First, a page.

A Guide to Negotiating Your First Salary

By | December 5, 2015

A Guide To Negotiating Your First Salary

Going into your first job fresh out of college? You must be anxious about the prospect of negotiating your first salary and the non-salary benefits. With your first job offer, you must think about more than just the salary figure. It is important to know the range of benefits you are entitled to in various jobs. We’ll help you understand what to look for in the fine print.

If an employer is unable to meet your salary expectations, many of them are willing to offer alternate benefits to sweeten the deal.

A survey by Career Builder found that 45% of US workers aged 18 to 34 years don’t try to negotiate on their first job offer.

Here’s what you can do to negotiate your non-salary benefits.

  1. Look at the complete package. If the employer offers you a salary that doesn’t meet your expectations, consider negotiating some of these non-salary benefits:
  • Health Plans
  • Life Insurance
  • Retirement savings
  • Extended vacation time
  • Tuition or professional development reimbursement

The most common perks you may be able to negotiate are leave allowance. Career Builder’s survey revealed that 33% of employers surveyed said they were ready to offer a flexible schedule, while 19% said they would be prepared to give employees more vacation time.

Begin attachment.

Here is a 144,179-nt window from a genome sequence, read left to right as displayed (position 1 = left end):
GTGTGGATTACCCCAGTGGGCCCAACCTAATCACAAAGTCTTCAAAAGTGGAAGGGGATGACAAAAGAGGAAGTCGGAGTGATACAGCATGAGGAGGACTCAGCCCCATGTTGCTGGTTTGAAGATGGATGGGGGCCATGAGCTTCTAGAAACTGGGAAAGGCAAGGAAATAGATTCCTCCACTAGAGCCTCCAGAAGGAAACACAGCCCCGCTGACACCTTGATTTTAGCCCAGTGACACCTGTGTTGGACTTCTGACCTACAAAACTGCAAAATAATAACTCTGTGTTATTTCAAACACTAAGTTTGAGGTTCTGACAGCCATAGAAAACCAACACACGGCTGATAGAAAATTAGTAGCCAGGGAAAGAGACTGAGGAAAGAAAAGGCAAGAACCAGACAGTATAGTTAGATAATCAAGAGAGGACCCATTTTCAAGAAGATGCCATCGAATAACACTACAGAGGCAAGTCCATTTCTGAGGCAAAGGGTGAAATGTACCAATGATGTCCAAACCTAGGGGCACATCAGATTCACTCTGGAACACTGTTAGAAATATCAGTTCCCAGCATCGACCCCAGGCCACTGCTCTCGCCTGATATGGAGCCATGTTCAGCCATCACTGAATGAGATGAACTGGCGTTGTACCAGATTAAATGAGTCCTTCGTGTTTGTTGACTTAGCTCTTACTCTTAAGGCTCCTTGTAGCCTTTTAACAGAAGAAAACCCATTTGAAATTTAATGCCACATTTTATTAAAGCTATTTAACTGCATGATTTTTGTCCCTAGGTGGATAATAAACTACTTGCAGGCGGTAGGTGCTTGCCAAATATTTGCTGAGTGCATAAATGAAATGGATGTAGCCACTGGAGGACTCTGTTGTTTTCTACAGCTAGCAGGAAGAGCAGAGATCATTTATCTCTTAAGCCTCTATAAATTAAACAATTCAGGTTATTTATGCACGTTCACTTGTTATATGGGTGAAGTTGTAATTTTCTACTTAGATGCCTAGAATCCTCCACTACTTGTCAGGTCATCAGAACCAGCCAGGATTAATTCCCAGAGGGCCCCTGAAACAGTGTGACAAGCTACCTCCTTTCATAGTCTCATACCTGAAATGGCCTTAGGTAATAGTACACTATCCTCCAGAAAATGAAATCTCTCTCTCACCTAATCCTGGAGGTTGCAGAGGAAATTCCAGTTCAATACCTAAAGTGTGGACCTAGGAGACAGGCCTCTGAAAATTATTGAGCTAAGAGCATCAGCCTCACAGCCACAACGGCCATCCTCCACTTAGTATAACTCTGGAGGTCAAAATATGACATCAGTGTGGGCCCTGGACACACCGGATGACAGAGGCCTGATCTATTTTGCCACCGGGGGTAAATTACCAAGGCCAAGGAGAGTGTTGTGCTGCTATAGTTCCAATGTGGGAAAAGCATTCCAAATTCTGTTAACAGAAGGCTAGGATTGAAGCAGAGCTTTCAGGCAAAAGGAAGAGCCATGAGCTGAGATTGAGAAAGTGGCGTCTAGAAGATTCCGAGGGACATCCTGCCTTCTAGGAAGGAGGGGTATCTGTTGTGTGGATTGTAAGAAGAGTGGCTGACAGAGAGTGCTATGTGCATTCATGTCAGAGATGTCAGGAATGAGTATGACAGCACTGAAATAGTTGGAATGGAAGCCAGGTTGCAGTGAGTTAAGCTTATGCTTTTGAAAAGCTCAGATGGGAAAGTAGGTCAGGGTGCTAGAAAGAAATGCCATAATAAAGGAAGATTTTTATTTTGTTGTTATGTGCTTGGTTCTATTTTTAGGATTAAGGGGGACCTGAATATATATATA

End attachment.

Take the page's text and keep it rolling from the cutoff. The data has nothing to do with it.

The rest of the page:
1. Be grateful, but take your time. Before beginning to negotiate, you must show your potential employer that you are grateful for the opportunity. Be sure not to be in a hurry, but take some time to decide on the offer. This would give you a chance to weigh the pros and cons of the benefits that are available including the base salary.
  2. Prioritize Your Perks. Decide which added perks would mean the most to you. If you’re right out of college, you might want to ask for tuition reimbursement for continuing education. If you know you’re planning to get married or in case you have travel plans, additional vacation time might be beneficial. But remember, unnecessary negotiation can have a negative impact on your future in the company.
  3. Ask. When you meet your prospective employer, it is important to have a clear sense of what you want and communicate these needs confidently. 
  1. Get the Deal in Writing. Once you’ve reached an agreement, ink the deal by getting the details in writing.   
  1. Plan Your Negotiation. Approach your negotiation in a tactful manner. Do remember, the negotiation is part of the first impression.
  1. Don’t Burn Your Bridges. If you reject an offer of employment, remain courteous and grateful for the opportunity. Thank your prospective employer for the offer and their time. Briefly explain why the terms of the job offer would not work for you. Don’t leave on a sour note.

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